This May, National CAPACD celebrates Asian Pacific American Heritage Month (APAHM) to honor our history in this country and highlight the diversity, lived experiences, and contributions of our communities. In these troubling times, when many of those most vulnerable are under attack, we must find opportunities to reflect on our shared history as a reminder of the resiliency of our communities. The historical experiences of Asian Americans and Pacific Islanders in this country and their perseverance in the face of challenges can serve as a source of hope, guidance, and strength to respond to the current political moment and move forward together.
The past few months have been difficult for many of us. It has been a time of fear, uncertainty, anger, and insecurity. In a very short time, the Administration has:
- Proposed a budget that would have severely cut support for low-income people, including affordable housing and social safety net programs;
- Attempted to take away affordable healthcare for individuals who would otherwise be uninsured;
- Shared a tax outline that focuses on helping corporations and billionaires instead of hard-working families;
- Increased ICE enforcement targeting immigrant communities and a proposed border wall;
- Declared unconstitutional travel bans targeting Muslims and refugees;
- Rescinded protections for Transgender students and LGBT federal workers;
- Made cuts to the Environmental Protection Agency, leaving the most vulnerable at risk of the negative impacts of climate change; and
- Granted permission for the Dakota Access and Keystone Pipeline, allowing homes of Native communities across the United States to be ripped apart.
Further still, in order to build support for its political agenda, the Administration has pitted the “working class” and “immigrant” communities against one another. It has relied on the economic anxiety of some Americans to fuel hate against those most vulnerable: immigrants, people of color, women, LGBT communities, and people with disabilities. In this narrative, AAPIs in particular are positioned as a socioeconomic and racial wedge against other communities of color, making them a further target of economic anxiety and excluding their experiences from conversations on class.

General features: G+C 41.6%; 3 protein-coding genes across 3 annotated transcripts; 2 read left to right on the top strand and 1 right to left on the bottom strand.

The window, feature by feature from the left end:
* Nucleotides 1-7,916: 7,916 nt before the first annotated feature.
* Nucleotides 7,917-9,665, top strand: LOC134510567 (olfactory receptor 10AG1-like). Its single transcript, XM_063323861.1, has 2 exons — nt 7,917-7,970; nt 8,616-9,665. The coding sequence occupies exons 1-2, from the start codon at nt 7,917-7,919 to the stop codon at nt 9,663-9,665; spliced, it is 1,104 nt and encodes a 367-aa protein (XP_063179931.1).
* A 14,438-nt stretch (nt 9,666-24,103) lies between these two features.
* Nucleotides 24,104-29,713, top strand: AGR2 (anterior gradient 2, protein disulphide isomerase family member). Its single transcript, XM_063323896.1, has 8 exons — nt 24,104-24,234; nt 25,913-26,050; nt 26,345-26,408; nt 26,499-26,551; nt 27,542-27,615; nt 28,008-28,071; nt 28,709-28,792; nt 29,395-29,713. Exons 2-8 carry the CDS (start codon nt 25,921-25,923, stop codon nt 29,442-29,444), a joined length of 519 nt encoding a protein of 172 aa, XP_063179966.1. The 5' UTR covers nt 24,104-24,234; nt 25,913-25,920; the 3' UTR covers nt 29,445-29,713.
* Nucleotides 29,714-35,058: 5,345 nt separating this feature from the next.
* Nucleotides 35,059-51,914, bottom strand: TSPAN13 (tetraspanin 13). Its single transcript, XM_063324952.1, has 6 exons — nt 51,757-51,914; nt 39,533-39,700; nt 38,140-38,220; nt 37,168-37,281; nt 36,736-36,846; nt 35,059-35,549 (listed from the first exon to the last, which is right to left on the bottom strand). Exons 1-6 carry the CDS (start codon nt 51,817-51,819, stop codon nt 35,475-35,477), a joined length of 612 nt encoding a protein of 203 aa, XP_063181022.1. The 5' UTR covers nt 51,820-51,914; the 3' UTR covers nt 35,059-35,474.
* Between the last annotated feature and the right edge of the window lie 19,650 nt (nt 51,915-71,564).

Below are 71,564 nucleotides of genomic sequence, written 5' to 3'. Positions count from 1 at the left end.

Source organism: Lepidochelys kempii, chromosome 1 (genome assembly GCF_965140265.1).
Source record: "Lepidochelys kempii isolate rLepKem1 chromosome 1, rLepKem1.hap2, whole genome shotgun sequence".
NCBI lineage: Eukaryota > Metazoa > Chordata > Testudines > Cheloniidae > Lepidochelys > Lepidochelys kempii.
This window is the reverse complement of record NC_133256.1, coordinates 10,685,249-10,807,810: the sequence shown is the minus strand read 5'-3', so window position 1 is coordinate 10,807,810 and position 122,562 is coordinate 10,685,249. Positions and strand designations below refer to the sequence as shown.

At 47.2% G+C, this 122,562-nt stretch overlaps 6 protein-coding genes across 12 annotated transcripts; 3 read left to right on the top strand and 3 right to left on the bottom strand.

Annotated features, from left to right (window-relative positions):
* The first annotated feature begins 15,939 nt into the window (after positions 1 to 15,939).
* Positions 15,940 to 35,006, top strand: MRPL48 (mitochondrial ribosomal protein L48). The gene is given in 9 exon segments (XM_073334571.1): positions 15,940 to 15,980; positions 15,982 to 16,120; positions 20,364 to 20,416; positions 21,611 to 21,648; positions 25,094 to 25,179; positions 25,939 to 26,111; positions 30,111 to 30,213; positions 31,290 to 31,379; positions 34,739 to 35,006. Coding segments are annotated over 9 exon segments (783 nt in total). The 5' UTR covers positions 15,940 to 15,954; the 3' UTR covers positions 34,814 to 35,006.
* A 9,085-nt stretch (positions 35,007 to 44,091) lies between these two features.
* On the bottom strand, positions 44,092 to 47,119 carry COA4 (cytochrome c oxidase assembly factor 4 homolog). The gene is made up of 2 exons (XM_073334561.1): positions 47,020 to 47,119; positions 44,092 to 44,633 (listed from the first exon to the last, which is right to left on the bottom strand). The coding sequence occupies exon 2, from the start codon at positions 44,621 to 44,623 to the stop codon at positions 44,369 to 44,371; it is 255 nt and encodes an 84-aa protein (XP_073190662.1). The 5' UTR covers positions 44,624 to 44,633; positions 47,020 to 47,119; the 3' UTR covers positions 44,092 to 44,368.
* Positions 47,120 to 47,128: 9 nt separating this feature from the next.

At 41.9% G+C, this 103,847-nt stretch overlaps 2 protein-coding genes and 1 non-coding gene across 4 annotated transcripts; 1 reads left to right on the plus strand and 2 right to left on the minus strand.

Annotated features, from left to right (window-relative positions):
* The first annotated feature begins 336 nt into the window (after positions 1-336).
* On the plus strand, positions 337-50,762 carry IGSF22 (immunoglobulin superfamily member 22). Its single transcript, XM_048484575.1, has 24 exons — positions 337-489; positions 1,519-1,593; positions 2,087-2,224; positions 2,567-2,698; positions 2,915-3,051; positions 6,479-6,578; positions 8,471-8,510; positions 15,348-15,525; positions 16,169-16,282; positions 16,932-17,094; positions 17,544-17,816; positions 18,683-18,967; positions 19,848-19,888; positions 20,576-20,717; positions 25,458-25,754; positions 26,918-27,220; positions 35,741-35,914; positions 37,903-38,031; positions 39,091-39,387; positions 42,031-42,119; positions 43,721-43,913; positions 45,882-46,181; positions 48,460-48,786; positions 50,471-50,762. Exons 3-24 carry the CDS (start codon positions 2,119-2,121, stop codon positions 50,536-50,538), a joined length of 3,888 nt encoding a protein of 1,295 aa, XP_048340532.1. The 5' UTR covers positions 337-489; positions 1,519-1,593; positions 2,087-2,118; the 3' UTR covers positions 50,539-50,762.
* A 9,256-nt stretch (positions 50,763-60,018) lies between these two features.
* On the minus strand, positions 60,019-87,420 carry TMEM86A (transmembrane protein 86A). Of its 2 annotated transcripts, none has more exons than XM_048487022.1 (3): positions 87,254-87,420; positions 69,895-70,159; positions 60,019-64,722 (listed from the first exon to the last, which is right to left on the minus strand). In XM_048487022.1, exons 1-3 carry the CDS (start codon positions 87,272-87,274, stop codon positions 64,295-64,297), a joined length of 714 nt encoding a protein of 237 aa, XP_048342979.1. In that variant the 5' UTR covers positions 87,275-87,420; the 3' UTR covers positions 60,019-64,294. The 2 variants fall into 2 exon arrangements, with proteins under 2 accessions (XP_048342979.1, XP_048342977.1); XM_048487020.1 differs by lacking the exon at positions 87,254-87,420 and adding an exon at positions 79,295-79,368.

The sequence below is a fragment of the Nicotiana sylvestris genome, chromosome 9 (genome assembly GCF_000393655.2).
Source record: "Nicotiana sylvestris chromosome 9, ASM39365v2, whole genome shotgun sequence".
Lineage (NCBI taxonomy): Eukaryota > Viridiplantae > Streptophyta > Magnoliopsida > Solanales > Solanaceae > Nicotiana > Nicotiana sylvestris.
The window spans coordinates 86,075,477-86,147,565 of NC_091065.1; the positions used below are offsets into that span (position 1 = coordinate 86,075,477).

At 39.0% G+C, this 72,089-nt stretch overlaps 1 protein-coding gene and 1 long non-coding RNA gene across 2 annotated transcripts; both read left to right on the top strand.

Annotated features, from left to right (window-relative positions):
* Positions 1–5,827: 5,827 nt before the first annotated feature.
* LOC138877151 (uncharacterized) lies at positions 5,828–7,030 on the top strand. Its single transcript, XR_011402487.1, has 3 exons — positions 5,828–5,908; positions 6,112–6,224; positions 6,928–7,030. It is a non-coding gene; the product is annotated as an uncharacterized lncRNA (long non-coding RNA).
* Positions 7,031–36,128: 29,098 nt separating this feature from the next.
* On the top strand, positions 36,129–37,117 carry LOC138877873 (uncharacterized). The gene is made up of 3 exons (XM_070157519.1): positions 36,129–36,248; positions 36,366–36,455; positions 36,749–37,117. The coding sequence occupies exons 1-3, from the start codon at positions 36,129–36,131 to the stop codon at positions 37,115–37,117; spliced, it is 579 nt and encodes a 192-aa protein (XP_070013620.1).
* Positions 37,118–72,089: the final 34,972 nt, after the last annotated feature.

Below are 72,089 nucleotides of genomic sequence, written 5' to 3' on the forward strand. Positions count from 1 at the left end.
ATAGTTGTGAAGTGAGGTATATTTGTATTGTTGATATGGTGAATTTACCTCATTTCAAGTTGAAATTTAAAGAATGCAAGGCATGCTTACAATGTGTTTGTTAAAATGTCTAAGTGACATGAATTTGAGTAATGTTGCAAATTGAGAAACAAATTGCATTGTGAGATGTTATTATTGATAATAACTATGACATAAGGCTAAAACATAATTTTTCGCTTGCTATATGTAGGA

But we have to remember: we have been here before.
For decades, AAPIs have carried the weight of the model minority myth, perpetuated by the lack of detailed data, and generally excluded from the rhetoric on class struggle in this country. Last month, we recognized the 15th year anniversary of the 1992 Los Angeles Riots, where Korean-Americans were among those who suffered the heaviest losses. This year also marked the 75th anniversary of the Japanese-American internment, where nearly 120,000 Japanese-Americans were forcibly relocated to internment camps, as well as the 135th anniversary of the Chinese Exclusion Act, a Federal law that prohibited Chinese immigration for nearly 62 years. Both these shameful moments in our country’s history too closely resemble the current Administration’s xenophobic policies and rhetoric. Though South Asians are more explicitly targeted by post-9/11 Islamophobic policies such as Muslim registration through the 2002 NSEERS program and the current Administration’s fear-mongering Muslim Ban, they have also been historically discriminated against, excluded, and made invisible. Southeast Asian refugees, displaced by decades of war and oppression that is often a direct outcome of our foreign policy, are made further vulnerable by this Administration’s immigration policies. And Native Hawaiians and Pacific Islanders continue to contend with the impact of centuries-old struggles over native land, power, and economic rights.
So while we have much to celebrate, let us also remember and honor the collective stories of our communities—histories that have shaped our political identities and imparted the spirit of perseverance and resilience in us. During this particularly challenging moment in our history, I am committed to leading this coalition with love, compassion, and hope to ensure that opportunities exist for us now and for generations to come. Our coalition serves low-income AAPI communities, whose lives exist not in the margins or as a wedge, but in the intersections of race, class, gender, religion, and immigration status—woven into the fabric of America. We come from diverse backgrounds and circumstances but we have a shared struggle and a common hope, of building a better life in America. Together, we’ll keep building on the work of our forebears, we’ll keep fighting for justice, and we’ll keep leading with love for our communities and our neighborhoods.